That’s when he decided to leave college behind and work full-time at his father’s car dealership.
When I was taking business courses from professors at the university, I realized that I was making more money than the teachers were making. I was, I guess, a fairly good salesman. I remember thinking: ‘If I quit school and put full-time effort into sales I could really be financially secure. It seemed like a reasonable thought at the time. And so I didn’t finish my last year of college. But I’ve regretted that decision my whole life.
President Ballard spoke about his educational decision and what he learned decades later to a group of young single adults in 2006.
I don’t think finishing my degree would have made a huge difference in my professional career, and I’m not aware of any opportunities that were denied me as a result of not holding a bachelor’s degree. Then again, I don’t know what opportunities might have come my way during the last year of my college program. But that isn’t my point. I started school with the intention of completing a worthwhile objective, and I allowed myself to be deterred from accomplishing that worthy goal by not staying focused on what I was trying to do.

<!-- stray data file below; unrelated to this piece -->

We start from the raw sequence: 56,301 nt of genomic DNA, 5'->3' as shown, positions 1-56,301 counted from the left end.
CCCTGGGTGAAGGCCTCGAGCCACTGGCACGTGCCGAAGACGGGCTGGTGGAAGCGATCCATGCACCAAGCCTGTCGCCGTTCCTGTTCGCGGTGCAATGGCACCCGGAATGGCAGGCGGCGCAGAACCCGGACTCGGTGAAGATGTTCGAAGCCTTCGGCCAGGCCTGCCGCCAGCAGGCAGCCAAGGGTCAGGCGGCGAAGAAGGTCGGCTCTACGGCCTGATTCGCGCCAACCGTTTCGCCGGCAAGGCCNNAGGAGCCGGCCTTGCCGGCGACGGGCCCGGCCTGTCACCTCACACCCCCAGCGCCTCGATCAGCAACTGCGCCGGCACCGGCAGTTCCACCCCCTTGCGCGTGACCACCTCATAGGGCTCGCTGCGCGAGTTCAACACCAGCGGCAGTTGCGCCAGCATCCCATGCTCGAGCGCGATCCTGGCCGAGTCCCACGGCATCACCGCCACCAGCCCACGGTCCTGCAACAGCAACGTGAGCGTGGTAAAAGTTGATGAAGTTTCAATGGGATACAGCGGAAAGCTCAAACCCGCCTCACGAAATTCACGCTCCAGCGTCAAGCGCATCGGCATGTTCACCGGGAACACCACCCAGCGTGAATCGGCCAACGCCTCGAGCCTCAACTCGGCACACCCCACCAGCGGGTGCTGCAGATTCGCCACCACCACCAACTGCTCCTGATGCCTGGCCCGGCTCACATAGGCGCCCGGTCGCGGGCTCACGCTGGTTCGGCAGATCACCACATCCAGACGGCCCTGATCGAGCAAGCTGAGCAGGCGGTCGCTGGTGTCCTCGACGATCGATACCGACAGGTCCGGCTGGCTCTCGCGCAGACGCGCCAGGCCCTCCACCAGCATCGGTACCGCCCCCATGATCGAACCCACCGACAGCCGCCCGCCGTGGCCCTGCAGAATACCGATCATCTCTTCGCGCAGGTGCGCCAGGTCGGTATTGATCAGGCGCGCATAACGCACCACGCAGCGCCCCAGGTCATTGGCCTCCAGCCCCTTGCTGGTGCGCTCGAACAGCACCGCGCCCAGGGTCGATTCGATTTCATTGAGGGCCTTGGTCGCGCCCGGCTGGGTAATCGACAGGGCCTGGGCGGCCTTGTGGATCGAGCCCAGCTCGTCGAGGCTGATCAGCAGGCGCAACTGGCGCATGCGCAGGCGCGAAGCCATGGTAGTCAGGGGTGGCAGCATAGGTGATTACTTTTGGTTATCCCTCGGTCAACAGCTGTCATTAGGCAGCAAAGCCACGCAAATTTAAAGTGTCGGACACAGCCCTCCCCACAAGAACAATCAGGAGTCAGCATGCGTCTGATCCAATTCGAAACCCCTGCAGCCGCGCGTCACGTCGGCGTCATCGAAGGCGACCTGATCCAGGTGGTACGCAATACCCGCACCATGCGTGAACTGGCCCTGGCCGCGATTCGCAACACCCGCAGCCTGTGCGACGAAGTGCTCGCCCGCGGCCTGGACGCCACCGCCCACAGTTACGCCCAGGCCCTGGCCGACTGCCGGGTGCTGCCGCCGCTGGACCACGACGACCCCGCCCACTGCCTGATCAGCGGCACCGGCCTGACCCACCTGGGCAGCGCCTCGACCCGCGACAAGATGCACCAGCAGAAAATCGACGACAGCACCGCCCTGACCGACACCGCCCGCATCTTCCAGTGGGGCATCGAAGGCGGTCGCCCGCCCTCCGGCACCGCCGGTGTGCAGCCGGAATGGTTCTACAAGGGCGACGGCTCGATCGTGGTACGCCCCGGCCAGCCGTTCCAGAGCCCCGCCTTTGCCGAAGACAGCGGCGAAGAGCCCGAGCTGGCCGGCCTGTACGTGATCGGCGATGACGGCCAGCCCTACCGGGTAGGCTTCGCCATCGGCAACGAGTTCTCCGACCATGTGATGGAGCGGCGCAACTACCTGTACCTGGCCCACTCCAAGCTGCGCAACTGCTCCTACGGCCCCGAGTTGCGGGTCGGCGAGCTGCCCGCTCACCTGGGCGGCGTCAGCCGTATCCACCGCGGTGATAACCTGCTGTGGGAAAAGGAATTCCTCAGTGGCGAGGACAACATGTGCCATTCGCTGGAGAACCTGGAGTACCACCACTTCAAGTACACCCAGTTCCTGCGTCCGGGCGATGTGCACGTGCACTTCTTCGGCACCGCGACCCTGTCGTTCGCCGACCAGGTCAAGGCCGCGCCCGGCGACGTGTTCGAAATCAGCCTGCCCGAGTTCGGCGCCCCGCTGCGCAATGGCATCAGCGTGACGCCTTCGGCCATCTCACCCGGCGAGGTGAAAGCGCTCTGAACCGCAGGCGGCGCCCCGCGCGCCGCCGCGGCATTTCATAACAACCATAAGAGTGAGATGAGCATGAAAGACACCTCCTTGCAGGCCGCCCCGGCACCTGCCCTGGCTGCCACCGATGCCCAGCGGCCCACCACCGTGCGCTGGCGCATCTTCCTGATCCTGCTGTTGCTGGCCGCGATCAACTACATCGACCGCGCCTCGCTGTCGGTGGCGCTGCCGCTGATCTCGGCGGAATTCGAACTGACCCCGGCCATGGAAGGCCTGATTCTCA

5. President Ballard’s role in President Nelson meeting Pope Francis
President Russell M. Nelson’s 2019 meeting with Pope Francis at the Vatican was years in the making.
As a friend of all faiths, President Ballard used to play golf with the Most Rev. John C. Wester, archbishop of Santa Fe and the former bishop of the Catholic diocese in Salt Lake City. When Bishop Wester became the archbishop of Santa Fe, President Ballard and businessman Ellis Ivory attended the ceremony to show their support, which Bishop Wester acknowledged and appreciated.
President Ballard and other church leaders attended the ceremony when Bishop Oscar Solis was installed as the new bishop of the Catholic diocese in Salt Lake City.
President Ballard sat on the stand when Catholic scholar Robbie George spoke at the April 2015 commencement at Brigham Young University.
President Ballard was also there when Cardinal Donald Wuerl, archbishop of Washington D.C., received a Marriott School of Management Award in 2018.
Because of these deep friendships, Archbishop Wester was willing to help President Ballard arrange a meeting with Cardinal Pietro Parolin, the secretary of state for the Vatican and the Pope’s No. 2 man, in October 2017.